CALL FOR PROPOSALS

The 15th Global Legal Skills Conference will be held May 20-22, 2020 hosted by the University of Bari in cooperation with the Sandra Day O’Connor College of Law, Arizona State and UIC-John Marshall Law School.

The first round of conference proposals has already closed. Additional proposals are being considered on a space-available basis. The Conference Proposal Form can be found at https://forms.law.asu.edu/view.php?id=659654. Please submit a proposal on any aspect of Global Legal Skills, including experiential learning, distance education, comparative law, international law, course design and materials, teaching methods, and opportunities for teaching abroad and in the United States. Please include information about your institutional affiliations, if any. Because the conference focuses on legal skills for a global audience, please tailor your proposal accordingly.

Proposals should be for a 25-minute presentation (for one or two people), an interactive group panel presentation (no more than four panelists) of 75-minutes (including audience participation), or a round table discussion.

You may submit more than one proposal; but because of high demand for speaking, you will only be allowed to speak on one panel. If more than one proposal is selected, the program committee will contact you on how to proceed.

Most panel presentations will be in English, but proposals in other languages are also welcome. The conference attracts an international audience, and the conference organizers do not believe that global legal skills exist only in English.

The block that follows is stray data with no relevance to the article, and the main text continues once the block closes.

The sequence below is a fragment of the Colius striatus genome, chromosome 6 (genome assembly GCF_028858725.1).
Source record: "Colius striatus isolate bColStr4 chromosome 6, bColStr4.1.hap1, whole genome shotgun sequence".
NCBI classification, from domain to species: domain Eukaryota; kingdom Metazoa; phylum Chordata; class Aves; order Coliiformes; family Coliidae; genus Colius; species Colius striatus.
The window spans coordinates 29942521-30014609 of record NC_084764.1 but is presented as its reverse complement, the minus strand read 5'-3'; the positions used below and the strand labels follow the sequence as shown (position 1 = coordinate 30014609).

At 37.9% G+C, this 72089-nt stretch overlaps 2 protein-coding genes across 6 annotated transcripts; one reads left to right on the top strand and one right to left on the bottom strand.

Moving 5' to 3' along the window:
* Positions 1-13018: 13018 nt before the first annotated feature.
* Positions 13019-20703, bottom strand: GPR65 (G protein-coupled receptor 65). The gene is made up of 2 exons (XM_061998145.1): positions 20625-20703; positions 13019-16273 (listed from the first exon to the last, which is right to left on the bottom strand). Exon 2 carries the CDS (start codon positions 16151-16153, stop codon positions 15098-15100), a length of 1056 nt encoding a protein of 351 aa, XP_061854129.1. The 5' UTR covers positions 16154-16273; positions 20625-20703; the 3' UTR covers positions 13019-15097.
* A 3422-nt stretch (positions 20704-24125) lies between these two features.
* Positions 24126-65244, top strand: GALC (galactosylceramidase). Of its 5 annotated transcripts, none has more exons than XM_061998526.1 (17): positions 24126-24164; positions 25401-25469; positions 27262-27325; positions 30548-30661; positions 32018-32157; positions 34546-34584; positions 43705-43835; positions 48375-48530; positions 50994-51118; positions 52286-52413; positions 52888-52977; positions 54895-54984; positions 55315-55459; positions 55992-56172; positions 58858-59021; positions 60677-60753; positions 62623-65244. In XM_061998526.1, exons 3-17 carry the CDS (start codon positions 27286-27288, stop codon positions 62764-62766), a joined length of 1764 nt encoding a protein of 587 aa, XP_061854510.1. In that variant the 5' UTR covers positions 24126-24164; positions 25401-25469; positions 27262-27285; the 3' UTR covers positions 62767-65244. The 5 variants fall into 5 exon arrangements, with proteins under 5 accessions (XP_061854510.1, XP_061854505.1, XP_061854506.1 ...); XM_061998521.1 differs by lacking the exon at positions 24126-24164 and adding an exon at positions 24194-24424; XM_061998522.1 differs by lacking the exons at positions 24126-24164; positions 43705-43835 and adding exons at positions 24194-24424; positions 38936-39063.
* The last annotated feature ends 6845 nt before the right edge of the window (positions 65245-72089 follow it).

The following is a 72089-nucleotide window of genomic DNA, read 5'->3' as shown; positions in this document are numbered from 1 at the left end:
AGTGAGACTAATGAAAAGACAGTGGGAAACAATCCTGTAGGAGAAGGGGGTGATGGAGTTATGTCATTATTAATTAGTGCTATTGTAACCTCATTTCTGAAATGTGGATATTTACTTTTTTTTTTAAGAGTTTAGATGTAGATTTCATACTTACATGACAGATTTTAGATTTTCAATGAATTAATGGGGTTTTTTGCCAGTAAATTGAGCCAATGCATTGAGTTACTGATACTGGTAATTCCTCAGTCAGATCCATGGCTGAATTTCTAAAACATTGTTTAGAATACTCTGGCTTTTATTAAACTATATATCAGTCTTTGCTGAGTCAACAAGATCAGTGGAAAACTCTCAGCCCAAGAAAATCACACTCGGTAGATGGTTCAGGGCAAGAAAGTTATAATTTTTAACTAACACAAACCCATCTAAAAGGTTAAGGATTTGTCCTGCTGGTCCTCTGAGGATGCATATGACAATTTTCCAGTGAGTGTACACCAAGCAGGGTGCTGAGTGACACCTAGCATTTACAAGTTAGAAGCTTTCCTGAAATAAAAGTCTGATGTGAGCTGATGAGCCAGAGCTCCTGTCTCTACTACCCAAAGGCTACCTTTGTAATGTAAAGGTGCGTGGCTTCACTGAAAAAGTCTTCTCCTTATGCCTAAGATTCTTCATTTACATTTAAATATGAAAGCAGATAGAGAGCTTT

Description

The Global Legal Skills Conference focuses on international legal education and essential skills, including legal writing, legal research, legal reasoning, legal English, translations, and advocacy skills. Additional topics include creating appropriate materials and assignments, cross-cultural and intercultural issues, classroom teaching, clinical legal education, academic support, international legal exchanges, and related fields.

The conference audience will include legal writing professionals, international and comparative law professors, clinical professors and others involved in skills education, law school administrators, law librarians, and ESL/EFL professors. Also attending will be faculty members teaching general law subjects with a transnational or international component. Attendees have also included judges, lawyers, court translators, and others involved in international and transnational law. Attendees come from around the world, and as many as 35 countries have been represented in past conferences.

This is a self-funded academic conference, and as in past years, presenters will be asked to pay the Conference registration fee.

The Conference began in Chicago, but it has traveled to Monterrey, Mexico; San Jose, Costa Rica; Verona, Italy, Washington, D.C., Melbourne, Australia, and Phoenix, Arizona. The 2020 conference will mark the third time the conference has been held in Italy—with the University of Bari hosting for its first time.

We invite participation from academics and practitioners from all disciplines and all continents to explore ways that law schools around the world can adjust their curricula to prepare students to engage in the global legal marketplace.